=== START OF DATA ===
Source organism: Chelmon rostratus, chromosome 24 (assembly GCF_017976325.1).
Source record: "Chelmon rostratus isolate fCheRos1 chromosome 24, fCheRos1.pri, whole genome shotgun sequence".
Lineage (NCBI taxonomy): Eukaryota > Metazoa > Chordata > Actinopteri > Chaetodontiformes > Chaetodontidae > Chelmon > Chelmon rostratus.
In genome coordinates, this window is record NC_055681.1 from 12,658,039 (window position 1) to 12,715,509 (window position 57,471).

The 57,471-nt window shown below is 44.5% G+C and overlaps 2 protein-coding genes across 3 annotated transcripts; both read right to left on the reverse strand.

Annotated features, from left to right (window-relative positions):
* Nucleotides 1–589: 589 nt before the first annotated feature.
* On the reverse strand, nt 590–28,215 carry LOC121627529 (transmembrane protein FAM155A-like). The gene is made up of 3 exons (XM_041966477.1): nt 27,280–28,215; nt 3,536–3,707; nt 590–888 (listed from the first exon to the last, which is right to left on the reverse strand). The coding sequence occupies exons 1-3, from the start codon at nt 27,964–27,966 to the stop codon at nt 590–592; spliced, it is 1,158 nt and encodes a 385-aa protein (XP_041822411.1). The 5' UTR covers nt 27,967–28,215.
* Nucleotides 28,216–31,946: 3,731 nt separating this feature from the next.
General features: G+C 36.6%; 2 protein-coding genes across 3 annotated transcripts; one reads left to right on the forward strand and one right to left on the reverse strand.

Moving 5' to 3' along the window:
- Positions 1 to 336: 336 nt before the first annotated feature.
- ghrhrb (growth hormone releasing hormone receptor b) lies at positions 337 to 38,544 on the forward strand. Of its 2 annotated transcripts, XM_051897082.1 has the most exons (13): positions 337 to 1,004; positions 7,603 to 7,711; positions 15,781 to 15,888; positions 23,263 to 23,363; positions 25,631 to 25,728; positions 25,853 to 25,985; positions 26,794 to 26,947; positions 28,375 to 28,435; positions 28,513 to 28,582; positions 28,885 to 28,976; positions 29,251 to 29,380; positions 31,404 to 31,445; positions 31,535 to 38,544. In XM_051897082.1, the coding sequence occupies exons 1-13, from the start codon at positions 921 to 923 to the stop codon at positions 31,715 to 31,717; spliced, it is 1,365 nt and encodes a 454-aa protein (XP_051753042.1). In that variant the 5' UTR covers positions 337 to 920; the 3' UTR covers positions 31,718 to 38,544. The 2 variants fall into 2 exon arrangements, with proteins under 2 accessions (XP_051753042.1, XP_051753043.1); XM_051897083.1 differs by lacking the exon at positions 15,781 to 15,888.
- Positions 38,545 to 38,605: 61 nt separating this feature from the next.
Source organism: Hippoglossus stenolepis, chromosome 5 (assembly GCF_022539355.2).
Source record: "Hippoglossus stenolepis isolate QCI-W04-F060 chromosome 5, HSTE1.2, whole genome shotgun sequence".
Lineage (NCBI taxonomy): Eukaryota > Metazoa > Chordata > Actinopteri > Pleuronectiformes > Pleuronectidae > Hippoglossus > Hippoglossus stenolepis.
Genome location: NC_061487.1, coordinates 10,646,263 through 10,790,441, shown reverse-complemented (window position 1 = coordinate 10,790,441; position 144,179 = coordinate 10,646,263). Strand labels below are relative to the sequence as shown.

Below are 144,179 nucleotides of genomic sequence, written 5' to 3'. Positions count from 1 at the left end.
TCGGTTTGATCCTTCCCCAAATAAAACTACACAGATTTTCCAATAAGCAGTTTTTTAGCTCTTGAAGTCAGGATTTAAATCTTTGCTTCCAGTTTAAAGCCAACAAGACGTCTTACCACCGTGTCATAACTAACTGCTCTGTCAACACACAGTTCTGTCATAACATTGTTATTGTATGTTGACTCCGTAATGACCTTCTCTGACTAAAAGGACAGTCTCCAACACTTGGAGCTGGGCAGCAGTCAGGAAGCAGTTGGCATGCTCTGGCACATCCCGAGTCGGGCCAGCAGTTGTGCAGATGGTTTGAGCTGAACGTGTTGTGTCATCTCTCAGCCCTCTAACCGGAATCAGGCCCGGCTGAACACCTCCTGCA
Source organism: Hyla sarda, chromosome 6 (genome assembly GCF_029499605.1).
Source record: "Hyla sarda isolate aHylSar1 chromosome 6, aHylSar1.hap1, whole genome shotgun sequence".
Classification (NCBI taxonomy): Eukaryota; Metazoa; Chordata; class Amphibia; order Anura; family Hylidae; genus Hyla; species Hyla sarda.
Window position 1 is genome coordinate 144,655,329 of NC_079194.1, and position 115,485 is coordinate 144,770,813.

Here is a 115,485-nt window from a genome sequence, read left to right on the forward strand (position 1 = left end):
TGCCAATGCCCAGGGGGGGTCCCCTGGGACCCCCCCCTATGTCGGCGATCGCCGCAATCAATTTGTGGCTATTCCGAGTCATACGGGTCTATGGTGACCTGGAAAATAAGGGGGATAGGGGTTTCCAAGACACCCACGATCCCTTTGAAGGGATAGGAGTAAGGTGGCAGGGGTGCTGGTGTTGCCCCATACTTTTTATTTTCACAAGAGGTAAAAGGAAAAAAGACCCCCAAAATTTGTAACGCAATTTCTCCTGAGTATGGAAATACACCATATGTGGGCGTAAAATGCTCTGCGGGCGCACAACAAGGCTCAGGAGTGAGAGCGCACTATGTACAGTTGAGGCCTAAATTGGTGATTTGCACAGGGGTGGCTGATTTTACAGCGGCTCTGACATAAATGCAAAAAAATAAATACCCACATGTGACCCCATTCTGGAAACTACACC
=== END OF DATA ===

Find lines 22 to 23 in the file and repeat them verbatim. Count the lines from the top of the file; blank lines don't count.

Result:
Source record: "Hyla sarda isolate aHylSar1 chromosome 6, aHylSar1.hap1, whole genome shotgun sequence".
Classification (NCBI taxonomy): Eukaryota; Metazoa; Chordata; class Amphibia; order Anura; family Hylidae; genus Hyla; species Hyla sarda.